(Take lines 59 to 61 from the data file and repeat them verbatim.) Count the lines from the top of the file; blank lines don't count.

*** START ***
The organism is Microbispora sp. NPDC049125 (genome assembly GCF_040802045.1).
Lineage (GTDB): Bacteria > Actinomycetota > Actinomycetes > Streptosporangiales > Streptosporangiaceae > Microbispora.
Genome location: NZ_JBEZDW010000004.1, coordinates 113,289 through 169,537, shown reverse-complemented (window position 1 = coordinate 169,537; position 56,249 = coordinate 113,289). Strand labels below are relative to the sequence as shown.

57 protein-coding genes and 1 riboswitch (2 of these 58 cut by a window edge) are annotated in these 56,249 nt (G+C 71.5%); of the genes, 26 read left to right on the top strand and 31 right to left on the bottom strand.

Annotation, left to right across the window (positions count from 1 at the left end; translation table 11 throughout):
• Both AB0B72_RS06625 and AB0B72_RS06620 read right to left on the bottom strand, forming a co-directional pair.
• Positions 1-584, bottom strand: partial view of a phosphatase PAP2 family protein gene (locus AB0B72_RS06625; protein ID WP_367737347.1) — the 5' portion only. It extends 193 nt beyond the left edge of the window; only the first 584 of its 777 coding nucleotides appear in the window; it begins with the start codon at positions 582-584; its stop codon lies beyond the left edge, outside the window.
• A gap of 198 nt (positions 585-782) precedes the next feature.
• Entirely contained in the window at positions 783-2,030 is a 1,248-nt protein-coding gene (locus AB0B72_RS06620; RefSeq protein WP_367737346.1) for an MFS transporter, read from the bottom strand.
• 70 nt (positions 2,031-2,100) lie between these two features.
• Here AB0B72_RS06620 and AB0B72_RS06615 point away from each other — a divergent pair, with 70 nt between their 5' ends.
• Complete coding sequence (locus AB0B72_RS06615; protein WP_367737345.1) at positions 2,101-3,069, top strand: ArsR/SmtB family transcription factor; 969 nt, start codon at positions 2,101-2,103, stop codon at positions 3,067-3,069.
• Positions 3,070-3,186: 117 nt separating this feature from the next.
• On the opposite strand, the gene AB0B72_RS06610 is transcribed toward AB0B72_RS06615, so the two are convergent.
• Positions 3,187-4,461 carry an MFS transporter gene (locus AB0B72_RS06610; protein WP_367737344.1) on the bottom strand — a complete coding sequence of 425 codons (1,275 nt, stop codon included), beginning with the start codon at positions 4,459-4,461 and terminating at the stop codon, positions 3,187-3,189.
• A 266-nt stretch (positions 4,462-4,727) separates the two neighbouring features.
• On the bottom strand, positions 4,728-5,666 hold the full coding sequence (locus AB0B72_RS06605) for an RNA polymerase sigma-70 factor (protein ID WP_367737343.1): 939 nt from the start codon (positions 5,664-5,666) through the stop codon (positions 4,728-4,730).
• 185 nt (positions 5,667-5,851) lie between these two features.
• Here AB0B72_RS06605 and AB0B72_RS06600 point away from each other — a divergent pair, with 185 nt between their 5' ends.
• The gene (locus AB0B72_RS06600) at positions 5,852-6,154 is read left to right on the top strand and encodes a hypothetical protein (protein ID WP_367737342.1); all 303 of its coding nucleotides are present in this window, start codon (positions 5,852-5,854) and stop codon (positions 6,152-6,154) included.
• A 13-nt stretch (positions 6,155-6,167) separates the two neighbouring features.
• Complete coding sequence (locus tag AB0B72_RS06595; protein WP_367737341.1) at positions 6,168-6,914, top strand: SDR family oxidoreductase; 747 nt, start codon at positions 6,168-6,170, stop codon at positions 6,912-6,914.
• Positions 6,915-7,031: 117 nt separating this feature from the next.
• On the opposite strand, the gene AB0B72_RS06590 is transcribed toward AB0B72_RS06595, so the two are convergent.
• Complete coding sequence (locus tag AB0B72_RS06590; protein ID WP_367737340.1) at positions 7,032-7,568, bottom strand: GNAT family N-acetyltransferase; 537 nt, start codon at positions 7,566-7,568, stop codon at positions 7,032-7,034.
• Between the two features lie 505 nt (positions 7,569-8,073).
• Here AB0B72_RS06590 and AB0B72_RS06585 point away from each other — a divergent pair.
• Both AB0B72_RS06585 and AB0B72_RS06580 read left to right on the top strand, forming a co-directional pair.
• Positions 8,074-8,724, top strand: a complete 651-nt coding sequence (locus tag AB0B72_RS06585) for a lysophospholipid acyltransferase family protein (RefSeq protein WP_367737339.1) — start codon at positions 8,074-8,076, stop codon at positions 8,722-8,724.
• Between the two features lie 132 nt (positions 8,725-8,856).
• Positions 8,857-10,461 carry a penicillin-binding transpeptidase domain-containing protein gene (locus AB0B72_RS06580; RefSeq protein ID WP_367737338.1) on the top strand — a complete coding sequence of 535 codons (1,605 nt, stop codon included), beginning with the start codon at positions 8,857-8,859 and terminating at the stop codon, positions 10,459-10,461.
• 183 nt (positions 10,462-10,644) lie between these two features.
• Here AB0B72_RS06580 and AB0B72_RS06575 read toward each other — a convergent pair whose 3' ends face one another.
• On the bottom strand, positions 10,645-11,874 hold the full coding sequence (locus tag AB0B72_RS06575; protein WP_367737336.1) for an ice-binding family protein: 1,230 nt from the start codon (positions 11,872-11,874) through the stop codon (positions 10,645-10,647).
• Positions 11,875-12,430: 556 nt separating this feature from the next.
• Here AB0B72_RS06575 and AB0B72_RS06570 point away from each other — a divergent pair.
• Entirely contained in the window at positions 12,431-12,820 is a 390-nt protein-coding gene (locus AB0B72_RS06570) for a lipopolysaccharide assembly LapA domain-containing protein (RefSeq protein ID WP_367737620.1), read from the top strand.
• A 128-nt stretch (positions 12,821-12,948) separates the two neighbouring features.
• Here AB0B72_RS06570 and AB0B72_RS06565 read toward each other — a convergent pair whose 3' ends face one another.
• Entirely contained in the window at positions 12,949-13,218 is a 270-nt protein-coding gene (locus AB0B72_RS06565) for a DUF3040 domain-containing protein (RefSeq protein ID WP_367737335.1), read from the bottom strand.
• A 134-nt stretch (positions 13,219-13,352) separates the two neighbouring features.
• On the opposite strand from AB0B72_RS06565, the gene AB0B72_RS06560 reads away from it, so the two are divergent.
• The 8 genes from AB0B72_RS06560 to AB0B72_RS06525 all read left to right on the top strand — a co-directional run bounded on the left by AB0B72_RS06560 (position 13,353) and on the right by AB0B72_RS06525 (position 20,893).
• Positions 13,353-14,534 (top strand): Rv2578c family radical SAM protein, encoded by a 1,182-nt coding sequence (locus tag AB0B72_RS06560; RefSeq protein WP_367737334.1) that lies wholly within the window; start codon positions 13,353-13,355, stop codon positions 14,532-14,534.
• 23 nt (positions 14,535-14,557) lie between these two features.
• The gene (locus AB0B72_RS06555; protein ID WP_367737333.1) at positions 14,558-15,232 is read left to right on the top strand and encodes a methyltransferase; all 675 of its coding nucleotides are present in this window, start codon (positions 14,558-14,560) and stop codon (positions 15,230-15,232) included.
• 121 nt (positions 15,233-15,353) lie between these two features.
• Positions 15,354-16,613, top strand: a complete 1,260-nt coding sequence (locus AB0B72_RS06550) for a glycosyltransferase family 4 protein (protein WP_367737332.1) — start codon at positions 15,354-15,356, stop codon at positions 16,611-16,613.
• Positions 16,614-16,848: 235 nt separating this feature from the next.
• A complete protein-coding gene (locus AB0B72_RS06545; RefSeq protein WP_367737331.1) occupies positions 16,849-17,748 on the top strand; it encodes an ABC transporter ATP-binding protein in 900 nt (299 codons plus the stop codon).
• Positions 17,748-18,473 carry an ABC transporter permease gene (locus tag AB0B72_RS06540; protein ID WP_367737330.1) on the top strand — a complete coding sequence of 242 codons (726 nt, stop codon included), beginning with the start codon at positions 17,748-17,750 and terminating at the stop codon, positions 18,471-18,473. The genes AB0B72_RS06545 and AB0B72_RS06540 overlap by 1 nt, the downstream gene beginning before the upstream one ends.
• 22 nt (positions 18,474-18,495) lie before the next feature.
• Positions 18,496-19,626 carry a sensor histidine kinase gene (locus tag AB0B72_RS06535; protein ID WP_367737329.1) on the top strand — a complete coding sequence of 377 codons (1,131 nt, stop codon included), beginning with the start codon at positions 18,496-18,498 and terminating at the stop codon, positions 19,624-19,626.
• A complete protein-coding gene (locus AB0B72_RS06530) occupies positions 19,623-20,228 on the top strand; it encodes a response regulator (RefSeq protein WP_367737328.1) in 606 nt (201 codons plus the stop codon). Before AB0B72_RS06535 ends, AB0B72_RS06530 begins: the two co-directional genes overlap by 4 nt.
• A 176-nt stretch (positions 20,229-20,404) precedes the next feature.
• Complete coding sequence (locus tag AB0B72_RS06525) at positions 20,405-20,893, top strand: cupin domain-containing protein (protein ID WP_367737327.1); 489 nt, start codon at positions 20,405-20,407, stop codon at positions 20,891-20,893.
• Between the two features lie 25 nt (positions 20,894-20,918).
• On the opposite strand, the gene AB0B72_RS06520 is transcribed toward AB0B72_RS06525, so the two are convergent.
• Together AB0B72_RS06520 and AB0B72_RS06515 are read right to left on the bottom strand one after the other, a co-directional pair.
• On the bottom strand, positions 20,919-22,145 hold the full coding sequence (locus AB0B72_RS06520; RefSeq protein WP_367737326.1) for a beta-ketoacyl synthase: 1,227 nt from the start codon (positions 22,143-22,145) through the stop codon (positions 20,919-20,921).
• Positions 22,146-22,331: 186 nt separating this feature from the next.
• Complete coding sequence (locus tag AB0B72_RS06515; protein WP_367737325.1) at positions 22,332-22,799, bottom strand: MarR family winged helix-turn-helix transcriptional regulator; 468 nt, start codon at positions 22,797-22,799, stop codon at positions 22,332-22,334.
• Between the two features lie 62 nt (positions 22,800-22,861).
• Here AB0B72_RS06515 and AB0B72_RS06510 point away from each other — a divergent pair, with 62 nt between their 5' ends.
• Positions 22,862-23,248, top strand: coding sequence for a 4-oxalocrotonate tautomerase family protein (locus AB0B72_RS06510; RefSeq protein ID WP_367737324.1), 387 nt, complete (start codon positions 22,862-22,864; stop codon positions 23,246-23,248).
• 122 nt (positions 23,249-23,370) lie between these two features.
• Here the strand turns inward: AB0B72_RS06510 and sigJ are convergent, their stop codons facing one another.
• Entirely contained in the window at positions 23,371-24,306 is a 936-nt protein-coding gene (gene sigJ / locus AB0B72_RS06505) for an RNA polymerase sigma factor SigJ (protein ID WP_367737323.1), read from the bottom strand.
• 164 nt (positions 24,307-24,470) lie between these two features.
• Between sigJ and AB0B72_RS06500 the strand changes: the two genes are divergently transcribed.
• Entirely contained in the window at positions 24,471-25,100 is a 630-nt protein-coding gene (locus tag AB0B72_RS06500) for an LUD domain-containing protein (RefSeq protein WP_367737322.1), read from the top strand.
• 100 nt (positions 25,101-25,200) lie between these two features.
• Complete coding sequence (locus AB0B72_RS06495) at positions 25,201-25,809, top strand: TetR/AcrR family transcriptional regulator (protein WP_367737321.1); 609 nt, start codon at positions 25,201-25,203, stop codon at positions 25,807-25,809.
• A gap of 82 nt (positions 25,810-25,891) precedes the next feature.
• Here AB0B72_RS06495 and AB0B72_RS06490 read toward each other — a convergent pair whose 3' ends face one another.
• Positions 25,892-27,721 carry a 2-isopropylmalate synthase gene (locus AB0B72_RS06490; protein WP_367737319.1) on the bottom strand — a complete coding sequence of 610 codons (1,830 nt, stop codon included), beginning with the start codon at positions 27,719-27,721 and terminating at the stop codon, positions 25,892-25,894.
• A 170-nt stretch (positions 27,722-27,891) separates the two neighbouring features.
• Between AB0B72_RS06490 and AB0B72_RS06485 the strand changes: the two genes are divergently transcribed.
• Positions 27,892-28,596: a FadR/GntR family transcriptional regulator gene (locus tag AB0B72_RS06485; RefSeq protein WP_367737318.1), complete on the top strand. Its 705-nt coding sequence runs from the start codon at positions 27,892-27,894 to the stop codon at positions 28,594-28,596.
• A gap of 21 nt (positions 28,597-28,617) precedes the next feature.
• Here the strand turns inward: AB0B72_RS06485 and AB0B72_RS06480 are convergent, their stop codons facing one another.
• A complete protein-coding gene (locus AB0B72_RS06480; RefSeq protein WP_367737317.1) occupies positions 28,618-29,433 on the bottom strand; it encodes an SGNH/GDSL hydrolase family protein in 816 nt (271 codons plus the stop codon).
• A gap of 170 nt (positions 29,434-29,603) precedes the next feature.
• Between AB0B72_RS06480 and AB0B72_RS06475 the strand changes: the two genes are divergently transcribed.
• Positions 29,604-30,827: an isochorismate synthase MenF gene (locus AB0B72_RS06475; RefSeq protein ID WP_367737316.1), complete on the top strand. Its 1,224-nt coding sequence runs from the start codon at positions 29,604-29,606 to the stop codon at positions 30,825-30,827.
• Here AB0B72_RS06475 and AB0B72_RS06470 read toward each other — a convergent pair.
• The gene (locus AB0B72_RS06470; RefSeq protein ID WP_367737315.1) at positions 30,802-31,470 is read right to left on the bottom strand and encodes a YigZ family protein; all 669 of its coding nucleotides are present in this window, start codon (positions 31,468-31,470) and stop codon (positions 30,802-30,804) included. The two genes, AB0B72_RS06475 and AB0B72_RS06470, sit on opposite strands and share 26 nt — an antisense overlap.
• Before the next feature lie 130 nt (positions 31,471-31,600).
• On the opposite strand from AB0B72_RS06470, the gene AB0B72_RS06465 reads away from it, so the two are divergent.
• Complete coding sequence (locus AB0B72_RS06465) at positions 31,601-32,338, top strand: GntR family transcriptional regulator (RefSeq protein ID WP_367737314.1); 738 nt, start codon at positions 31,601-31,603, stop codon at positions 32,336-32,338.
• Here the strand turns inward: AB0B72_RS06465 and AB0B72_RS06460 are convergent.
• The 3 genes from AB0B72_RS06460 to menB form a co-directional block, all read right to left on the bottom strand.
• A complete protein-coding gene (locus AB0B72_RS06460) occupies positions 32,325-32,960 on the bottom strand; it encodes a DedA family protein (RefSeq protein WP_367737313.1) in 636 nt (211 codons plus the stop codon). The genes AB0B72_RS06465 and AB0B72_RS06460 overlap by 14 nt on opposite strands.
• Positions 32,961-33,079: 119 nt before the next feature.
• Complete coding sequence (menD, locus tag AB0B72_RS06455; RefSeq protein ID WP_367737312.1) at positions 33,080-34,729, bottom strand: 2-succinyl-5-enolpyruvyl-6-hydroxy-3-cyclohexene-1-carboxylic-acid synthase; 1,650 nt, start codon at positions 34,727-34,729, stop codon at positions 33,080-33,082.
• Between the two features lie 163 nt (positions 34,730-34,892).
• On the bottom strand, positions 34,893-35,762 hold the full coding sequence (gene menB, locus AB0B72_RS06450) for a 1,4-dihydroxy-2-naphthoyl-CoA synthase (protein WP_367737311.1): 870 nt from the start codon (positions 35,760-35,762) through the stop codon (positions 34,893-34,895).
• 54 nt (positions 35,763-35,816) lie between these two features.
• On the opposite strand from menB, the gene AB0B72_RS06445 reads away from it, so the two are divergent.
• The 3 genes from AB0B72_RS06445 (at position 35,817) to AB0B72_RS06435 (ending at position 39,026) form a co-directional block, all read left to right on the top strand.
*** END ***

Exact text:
• Together AB0B72_RS06520 and AB0B72_RS06515 are read right to left on the bottom strand one after the other, a co-directional pair.
• On the bottom strand, positions 20,919-22,145 hold the full coding sequence (locus AB0B72_RS06520; RefSeq protein WP_367737326.1) for a beta-ketoacyl synthase: 1,227 nt from the start codon (positions 22,143-22,145) through the stop codon (positions 20,919-20,921).
• Positions 22,146-22,331: 186 nt separating this feature from the next.